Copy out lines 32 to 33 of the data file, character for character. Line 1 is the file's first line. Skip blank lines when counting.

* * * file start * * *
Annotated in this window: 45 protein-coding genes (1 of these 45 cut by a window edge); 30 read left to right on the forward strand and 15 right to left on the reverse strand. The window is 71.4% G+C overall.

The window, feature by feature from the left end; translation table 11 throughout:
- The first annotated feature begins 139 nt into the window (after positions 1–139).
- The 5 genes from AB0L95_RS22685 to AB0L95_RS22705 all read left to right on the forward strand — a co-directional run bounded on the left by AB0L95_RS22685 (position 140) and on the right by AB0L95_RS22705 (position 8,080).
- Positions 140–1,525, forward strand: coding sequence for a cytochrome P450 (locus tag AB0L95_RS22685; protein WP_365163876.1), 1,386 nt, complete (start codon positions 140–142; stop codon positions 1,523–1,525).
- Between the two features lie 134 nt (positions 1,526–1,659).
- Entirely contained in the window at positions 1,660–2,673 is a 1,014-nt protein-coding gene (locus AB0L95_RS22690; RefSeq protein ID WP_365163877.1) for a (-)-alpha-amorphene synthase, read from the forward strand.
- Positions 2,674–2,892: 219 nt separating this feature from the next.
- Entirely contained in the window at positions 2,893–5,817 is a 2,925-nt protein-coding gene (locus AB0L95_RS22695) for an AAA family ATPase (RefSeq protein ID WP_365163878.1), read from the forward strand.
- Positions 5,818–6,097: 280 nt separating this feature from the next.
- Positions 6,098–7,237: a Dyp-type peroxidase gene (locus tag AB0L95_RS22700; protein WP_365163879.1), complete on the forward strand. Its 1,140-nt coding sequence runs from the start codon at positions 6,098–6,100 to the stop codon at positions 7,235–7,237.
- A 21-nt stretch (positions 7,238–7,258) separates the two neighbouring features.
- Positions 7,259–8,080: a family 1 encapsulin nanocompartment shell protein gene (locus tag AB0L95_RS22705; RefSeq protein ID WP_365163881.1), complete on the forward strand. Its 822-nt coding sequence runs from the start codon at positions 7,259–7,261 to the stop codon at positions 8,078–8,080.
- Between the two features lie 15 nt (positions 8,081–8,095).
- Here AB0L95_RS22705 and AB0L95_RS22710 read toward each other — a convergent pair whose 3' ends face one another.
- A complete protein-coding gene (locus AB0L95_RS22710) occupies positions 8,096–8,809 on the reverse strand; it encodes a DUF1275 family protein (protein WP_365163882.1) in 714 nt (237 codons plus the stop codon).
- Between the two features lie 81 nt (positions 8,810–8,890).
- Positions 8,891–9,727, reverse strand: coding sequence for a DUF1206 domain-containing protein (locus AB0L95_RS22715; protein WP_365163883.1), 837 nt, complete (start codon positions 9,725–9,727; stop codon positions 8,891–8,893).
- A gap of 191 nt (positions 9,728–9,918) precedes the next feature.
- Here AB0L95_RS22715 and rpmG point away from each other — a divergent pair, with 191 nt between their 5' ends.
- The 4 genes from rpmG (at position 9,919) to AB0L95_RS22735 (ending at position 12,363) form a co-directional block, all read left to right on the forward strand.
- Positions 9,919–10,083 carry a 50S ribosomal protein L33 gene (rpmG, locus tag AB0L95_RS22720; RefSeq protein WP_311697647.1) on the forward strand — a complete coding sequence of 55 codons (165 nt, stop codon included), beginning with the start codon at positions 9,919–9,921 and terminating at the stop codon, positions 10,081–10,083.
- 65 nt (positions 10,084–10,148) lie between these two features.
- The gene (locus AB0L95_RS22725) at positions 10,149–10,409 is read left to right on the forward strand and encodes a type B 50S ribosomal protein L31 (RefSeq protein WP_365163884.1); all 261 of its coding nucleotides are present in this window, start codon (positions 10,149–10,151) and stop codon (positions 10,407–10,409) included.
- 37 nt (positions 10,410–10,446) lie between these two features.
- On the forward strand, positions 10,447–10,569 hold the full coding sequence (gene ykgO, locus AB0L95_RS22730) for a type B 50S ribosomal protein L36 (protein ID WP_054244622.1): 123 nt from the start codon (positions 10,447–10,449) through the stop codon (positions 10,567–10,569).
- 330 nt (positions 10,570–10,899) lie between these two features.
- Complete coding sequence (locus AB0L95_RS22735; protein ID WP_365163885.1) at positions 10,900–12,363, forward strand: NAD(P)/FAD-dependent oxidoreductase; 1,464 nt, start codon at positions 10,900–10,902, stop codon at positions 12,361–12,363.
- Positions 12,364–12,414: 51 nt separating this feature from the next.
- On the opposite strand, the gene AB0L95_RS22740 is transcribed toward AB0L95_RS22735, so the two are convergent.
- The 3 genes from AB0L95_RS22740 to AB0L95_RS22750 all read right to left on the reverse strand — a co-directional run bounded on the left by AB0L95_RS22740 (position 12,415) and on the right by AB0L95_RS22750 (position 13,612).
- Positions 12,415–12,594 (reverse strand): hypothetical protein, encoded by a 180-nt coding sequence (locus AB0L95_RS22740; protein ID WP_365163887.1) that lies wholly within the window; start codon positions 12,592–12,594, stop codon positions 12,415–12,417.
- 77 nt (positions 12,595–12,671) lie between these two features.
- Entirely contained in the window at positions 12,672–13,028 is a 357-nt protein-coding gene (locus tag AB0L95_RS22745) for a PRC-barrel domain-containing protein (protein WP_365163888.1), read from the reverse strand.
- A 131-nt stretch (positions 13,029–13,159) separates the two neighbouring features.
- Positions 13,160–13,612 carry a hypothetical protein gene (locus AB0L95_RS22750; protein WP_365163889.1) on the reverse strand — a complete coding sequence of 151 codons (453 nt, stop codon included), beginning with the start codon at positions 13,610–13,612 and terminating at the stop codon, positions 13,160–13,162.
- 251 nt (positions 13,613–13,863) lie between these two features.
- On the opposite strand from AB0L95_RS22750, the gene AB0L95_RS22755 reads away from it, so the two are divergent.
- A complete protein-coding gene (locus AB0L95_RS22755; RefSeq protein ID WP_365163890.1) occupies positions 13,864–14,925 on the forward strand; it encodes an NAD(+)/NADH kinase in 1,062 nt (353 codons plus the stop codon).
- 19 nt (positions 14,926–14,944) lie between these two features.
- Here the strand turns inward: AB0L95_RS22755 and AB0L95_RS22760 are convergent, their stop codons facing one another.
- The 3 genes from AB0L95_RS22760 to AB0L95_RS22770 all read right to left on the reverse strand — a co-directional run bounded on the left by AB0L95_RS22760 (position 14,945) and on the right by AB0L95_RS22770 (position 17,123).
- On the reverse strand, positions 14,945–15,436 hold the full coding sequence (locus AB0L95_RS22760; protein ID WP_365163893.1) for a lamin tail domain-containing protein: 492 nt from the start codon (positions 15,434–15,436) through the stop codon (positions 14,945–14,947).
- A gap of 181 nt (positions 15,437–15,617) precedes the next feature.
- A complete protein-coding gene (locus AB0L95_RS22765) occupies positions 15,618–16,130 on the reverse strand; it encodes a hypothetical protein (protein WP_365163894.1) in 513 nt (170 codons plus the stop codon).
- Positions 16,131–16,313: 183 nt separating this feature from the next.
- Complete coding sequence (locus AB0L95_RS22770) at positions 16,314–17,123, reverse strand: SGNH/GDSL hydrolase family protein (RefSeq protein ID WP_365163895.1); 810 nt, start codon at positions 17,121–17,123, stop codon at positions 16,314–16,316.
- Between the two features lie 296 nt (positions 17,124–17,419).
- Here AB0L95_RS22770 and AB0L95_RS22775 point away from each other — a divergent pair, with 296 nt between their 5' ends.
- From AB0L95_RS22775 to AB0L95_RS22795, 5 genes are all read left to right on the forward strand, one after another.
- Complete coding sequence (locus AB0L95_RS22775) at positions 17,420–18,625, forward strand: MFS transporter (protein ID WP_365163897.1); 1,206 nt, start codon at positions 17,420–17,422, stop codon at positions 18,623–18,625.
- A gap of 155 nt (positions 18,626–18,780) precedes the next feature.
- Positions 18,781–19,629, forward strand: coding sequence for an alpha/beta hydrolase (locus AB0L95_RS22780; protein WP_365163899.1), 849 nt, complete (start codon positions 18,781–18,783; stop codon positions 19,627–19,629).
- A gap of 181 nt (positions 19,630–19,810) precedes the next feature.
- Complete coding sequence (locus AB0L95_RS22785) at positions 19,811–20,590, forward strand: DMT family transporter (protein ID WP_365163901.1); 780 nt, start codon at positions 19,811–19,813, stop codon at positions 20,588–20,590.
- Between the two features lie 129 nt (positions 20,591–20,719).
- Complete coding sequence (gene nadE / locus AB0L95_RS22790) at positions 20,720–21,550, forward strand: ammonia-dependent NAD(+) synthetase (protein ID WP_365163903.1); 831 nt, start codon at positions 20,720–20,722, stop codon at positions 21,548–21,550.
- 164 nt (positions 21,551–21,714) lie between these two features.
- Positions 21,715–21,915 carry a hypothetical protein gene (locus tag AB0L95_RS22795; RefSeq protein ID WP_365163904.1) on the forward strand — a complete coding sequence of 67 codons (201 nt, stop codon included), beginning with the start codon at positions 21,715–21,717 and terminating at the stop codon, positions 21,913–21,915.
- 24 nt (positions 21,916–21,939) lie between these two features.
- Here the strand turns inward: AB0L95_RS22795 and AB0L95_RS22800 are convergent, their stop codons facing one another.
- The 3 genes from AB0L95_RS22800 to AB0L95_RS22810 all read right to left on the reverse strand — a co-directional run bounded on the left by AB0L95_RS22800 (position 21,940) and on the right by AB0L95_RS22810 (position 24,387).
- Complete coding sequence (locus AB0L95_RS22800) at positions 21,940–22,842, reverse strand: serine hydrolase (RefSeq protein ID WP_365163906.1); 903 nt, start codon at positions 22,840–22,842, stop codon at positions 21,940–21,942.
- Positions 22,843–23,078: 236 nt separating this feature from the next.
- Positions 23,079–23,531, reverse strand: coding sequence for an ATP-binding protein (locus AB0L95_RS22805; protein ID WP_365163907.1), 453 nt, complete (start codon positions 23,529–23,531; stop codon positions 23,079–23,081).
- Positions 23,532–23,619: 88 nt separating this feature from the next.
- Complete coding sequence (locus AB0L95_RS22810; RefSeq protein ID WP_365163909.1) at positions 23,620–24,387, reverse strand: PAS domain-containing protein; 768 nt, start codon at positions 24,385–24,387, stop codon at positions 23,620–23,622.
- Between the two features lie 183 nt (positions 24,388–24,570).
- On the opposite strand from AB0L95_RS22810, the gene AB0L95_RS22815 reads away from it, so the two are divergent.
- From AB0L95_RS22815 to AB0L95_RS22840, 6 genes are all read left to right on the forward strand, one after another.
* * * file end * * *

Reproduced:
- Positions 12,415–12,594 (reverse strand): hypothetical protein, encoded by a 180-nt coding sequence (locus AB0L95_RS22740; protein ID WP_365163887.1) that lies wholly within the window; start codon positions 12,592–12,594, stop codon positions 12,415–12,417.
- 77 nt (positions 12,595–12,671) lie between these two features.